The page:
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Wilds for each digit? (c++)

  1. Jul 11, 2010 #1
    I am using c++ and trying to parse two characters from a string into a single hexadecimal number.

    For example part of the string goes 'AB'. I want to state that A is 8, and B is 0xc (0xc), but then assign both of these into a single value to form a unique number: 0x8c

    This is because I am trying to save space with a 1 byte char (8 bits), having the parser effectively write to each 4 bit block (nibble) to be considered separately later.

    If I cannot do this using c++ can it be done using assembly?

    Thanks in advance for any help.
  2. jcsd
  3. Jul 11, 2010 #2


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    Use strtol or sscanf to convert the hex character to a byte then split the byte using bitmasks and shifts
  4. Jul 12, 2010 #3


    Staff: Mentor

    I'm curious: what does the title of this thread, "wilds for each digit", mean?
  5. Jul 12, 2010 #4
    My first reaction to reading this was that posted already by mgb_phys. But then I realized that I'm totally lost here:

    You've got a string with two bytes interpreted as chars:

    01000001 (65, 'A')
    01000010 (66, 'B')

    And now, you want to somehow associate "A" with 8?

    01000001 => 00001000 ?

    And then assign B to 0xC, AKA 12?

    01000010 => 00001100 ?

    I would understand if you wanted to make "A" => 4, or "A" => 1 (reading only the first half of the byte or the last half of the byte), or if you wanted "A" => 10 (since that's the human-readable definition of "A"), but 8? Similarly for B, I would understand "B" => 4, or "B" => 2, or B => 11, but I don't understand making it 12?

    So, all told, it's:

    01000001 01000010 => 10001100 ?

    I guess I'm a little lost on the example.

  6. Jul 12, 2010 #5
    Yes, I want to "decipher" them into numbers I have decided upon.


    When you read an A, interpret it as an '8'. // Parse 1
    When you read B, interpret it as 'c' // Parse 2

    char My_new_number = 0x$$ // each $ is what I call a 'wild' for lack of a better term.

    Take the answer from Parse1 and replace the first wild with it.
    Take the answer from Parse2 and replace the second wild with it.


    My_new_number = 0x8c

    What mgb_phys mentioned seems promising, I am still investigating.
  7. Jul 12, 2010 #6


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    A sanity check:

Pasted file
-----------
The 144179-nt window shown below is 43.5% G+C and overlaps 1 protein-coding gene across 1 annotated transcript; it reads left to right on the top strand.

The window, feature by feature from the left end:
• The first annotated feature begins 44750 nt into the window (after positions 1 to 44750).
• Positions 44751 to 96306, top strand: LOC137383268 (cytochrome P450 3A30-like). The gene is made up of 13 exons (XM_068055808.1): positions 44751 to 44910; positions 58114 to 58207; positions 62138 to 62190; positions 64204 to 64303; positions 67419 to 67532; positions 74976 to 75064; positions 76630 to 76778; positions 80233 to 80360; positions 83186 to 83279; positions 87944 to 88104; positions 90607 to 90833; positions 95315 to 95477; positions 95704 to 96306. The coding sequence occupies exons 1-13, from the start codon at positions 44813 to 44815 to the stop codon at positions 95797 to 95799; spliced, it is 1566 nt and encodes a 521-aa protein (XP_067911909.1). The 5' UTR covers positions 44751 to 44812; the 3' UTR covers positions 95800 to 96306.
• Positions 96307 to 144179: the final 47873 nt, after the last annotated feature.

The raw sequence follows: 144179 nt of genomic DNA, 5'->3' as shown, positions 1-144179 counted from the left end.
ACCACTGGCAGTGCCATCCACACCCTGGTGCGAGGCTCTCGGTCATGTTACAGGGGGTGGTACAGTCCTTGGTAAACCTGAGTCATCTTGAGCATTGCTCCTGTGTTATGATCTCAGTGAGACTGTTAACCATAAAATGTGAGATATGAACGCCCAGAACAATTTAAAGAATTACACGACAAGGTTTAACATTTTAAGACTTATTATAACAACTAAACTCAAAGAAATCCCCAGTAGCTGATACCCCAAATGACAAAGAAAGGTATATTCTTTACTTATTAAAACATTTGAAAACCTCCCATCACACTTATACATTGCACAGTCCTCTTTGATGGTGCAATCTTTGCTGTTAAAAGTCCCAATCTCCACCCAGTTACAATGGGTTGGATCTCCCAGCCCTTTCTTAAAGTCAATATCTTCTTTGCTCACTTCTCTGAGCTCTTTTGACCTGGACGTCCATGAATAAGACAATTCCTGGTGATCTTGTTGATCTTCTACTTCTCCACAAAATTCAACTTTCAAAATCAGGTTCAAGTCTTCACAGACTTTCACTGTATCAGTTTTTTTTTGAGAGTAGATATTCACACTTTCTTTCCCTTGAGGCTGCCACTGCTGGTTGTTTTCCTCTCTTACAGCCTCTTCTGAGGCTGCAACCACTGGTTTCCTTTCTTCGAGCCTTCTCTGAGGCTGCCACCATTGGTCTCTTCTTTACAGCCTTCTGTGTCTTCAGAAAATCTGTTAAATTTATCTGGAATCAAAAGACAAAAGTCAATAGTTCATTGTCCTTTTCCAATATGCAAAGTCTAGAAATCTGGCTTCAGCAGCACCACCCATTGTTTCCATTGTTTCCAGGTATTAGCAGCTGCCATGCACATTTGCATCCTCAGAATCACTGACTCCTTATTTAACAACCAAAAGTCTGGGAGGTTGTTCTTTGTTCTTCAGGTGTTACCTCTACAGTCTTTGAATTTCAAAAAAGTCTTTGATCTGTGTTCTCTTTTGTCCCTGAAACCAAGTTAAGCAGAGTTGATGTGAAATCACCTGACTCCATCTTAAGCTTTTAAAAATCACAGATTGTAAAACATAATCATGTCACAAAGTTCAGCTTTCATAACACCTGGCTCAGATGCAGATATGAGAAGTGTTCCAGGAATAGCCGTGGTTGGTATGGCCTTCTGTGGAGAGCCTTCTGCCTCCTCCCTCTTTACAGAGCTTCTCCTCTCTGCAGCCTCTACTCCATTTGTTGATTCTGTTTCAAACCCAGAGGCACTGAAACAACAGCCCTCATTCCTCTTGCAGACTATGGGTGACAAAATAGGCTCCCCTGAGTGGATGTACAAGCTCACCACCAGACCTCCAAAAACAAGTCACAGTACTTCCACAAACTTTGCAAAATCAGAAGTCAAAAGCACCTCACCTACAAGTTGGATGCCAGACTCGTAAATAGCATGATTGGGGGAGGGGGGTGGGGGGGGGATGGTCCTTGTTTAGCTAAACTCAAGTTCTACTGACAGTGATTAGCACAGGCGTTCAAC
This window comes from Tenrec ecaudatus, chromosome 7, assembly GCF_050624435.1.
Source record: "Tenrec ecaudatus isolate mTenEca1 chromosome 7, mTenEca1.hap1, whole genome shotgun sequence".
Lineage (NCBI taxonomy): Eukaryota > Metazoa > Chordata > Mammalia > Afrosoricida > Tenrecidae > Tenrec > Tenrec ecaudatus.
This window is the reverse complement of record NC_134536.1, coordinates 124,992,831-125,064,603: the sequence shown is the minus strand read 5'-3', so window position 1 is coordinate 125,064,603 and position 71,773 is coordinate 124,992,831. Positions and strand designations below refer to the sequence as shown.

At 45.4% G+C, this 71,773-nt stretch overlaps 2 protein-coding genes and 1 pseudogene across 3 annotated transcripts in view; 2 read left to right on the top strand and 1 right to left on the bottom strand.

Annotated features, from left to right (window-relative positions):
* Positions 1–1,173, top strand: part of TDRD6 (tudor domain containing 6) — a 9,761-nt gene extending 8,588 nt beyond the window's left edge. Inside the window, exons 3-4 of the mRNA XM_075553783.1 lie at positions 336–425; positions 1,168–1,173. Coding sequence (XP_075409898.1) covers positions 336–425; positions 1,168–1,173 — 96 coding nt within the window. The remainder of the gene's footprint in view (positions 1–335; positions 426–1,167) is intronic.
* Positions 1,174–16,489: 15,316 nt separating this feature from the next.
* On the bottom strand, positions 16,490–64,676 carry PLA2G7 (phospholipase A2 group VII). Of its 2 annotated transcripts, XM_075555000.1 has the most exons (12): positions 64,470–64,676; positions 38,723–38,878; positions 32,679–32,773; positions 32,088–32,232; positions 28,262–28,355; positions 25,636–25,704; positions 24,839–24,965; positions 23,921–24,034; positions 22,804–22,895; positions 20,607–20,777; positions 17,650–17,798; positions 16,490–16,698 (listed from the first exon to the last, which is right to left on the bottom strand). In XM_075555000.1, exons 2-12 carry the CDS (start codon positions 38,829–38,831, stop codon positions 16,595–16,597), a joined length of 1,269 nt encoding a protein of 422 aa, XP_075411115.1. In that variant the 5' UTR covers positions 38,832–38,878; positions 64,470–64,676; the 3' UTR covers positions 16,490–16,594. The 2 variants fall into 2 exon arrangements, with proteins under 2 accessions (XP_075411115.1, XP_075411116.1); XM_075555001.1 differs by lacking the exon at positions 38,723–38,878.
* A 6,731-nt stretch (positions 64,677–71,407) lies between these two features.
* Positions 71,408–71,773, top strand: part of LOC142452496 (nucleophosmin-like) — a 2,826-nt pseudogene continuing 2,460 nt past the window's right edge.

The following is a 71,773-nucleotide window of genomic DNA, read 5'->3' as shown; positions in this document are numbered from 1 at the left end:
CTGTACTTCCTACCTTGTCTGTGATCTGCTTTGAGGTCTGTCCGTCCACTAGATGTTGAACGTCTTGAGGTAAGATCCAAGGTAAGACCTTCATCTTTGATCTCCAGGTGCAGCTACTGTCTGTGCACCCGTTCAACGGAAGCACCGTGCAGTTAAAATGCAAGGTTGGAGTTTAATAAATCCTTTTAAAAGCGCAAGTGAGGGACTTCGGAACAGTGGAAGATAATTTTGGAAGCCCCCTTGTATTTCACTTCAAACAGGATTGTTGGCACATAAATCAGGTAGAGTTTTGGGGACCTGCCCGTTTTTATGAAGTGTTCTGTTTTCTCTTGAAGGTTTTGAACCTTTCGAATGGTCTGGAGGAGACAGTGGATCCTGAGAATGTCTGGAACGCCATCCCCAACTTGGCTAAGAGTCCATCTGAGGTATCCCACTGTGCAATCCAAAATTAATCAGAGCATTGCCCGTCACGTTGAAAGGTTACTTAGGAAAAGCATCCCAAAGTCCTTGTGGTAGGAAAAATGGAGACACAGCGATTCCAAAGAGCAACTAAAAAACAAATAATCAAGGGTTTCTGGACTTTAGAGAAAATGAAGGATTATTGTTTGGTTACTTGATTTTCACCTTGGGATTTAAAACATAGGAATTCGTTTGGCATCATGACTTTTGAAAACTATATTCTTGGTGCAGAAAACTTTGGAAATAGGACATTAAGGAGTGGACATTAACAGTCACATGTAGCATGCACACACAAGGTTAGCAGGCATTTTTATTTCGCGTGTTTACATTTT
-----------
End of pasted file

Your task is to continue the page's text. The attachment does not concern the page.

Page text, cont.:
Are you sure this really is something important for your application, and worth devoting your time to?

    Anyways, the main thing, I think, is to stop thinking of the entire thing as string manipulation -- you should start thinking of some of it in terms of arithmetic. (Well, I suppose bit shifts and masking can be reasonably thought of as string manipulation as well -- just with a different alphabet)
  8. Jul 13, 2010 #7


    Staff: Mentor

    "wild card" is a better term.
  9. Jul 13, 2010 #8
    Depending on how fast you need it to be, and how many resources you can take, there are a few ways to do it.

    The best way would be arithmetic, assuming you can find a few patterns that does the trick. That'd probably minimize the computing power and time needed-- you just need to find a pattern that works.

    A fast way to do it (if you have to repeat this a LOT of times in a row) that uses more memory would be to effectively build a hash. An array of 256 single bytes-- the 65th is set to 8, the 66th is set to 9, etc. For each character you'd like to translate, set the Nth value in the array to the translated hex number, where N is the ASCII value of the character. Then, read in the 1st character, fetch the translation from the array, then bitshift the resulting value over by 4. Then read in the 2nd character, fetch the translation, and OR it with the result of the 1st character, yielding the total value.

    Downside is that you're using a 256-byte array, which may be more than you want to take, especially if this is only happening a couple times in your program.

    Otherwise, I'd probably set up a nested if...else clause (better performance than a switch, I think), and test each character to get the translation, and again OR-ing the results together to get the full translated byte. Makes for an ugly bunch of code, but it should be reasonably quick.

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